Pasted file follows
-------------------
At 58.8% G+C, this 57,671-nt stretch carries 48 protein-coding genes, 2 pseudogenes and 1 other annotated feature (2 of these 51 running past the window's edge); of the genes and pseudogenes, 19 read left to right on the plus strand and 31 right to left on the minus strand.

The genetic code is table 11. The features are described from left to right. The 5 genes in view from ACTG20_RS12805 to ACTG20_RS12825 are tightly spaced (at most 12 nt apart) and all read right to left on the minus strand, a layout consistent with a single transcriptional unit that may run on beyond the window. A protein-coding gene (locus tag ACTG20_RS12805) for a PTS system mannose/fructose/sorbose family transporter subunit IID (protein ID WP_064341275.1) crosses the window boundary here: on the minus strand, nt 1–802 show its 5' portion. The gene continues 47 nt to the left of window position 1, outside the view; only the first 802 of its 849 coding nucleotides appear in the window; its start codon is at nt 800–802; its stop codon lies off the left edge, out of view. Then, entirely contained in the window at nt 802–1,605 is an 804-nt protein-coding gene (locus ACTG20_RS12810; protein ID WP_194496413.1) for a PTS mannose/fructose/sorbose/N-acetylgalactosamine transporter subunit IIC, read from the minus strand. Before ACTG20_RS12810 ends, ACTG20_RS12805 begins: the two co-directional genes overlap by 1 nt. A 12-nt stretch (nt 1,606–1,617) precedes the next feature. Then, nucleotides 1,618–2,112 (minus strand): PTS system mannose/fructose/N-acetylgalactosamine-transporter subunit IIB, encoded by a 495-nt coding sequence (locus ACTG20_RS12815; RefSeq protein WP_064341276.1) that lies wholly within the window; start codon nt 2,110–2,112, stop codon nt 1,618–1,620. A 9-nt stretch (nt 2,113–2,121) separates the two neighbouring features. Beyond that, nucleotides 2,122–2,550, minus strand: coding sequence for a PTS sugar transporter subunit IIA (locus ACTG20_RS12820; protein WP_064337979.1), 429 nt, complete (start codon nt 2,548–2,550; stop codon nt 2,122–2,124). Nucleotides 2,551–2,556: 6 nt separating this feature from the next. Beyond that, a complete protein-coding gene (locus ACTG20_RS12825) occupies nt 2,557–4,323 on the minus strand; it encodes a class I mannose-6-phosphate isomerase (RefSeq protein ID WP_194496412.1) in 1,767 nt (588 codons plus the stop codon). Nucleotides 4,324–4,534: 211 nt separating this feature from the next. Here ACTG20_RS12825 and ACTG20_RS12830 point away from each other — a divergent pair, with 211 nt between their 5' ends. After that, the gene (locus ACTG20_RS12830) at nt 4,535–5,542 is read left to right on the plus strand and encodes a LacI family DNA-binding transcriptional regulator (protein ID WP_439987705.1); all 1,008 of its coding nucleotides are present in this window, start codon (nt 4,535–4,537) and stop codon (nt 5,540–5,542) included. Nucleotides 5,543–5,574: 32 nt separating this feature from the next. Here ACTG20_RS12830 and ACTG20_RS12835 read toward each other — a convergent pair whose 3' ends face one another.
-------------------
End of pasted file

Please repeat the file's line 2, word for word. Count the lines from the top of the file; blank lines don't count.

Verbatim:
The genetic code is table 11. The features are described from left to right. The 5 genes in view from ACTG20_RS12805 to ACTG20_RS12825 are tightly spaced (at most 12 nt apart) and all read right to left on the minus strand, a layout consistent with a single transcriptional unit that may run on beyond the window. A protein-coding gene (locus tag ACTG20_RS12805) for a PTS system mannose/fructose/sorbose family transporter subunit IID (protein ID WP_064341275.1) crosses the window boundary here: on the minus strand, nt 1–802 show its 5' portion. The gene continues 47 nt to the left of window position 1, outside the view; only the first 802 of its 849 coding nucleotides appear in the window; its start codon is at nt 800–802; its stop codon lies off the left edge, out of view. Then, entirely contained in the window at nt 802–1,605 is an 804-nt protein-coding gene (locus ACTG20_RS12810; protein ID WP_194496413.1) for a PTS mannose/fructose/sorbose/N-acetylgalactosamine transporter subunit IIC, read from the minus strand. Before ACTG20_RS12810 ends, ACTG20_RS12805 begins: the two co-directional genes overlap by 1 nt. A 12-nt stretch (nt 1,606–1,617) precedes the next feature. Then, nucleotides 1,618–2,112 (minus strand): PTS system mannose/fructose/N-acetylgalactosamine-transporter subunit IIB, encoded by a 495-nt coding sequence (locus ACTG20_RS12815; RefSeq protein WP_064341276.1) that lies wholly within the window; start codon nt 2,110–2,112, stop codon nt 1,618–1,620. A 9-nt stretch (nt 2,113–2,121) separates the two neighbouring features. Beyond that, nucleotides 2,122–2,550, minus strand: coding sequence for a PTS sugar transporter subunit IIA (locus ACTG20_RS12820; protein WP_064337979.1), 429 nt, complete (start codon nt 2,548–2,550; stop codon nt 2,122–2,124). Nucleotides 2,551–2,556: 6 nt separating this feature from the next. Beyond that, a complete protein-coding gene (locus ACTG20_RS12825) occupies nt 2,557–4,323 on the minus strand; it encodes a class I mannose-6-phosphate isomerase (RefSeq protein ID WP_194496412.1) in 1,767 nt (588 codons plus the stop codon). Nucleotides 4,324–4,534: 211 nt separating this feature from the next. Here ACTG20_RS12825 and ACTG20_RS12830 point away from each other — a divergent pair, with 211 nt between their 5' ends. After that, the gene (locus ACTG20_RS12830) at nt 4,535–5,542 is read left to right on the plus strand and encodes a LacI family DNA-binding transcriptional regulator (protein ID WP_439987705.1); all 1,008 of its coding nucleotides are present in this window, start codon (nt 4,535–4,537) and stop codon (nt 5,540–5,542) included. Nucleotides 5,543–5,574: 32 nt separating this feature from the next. Here ACTG20_RS12830 and ACTG20_RS12835 read toward each other — a convergent pair whose 3' ends face one another.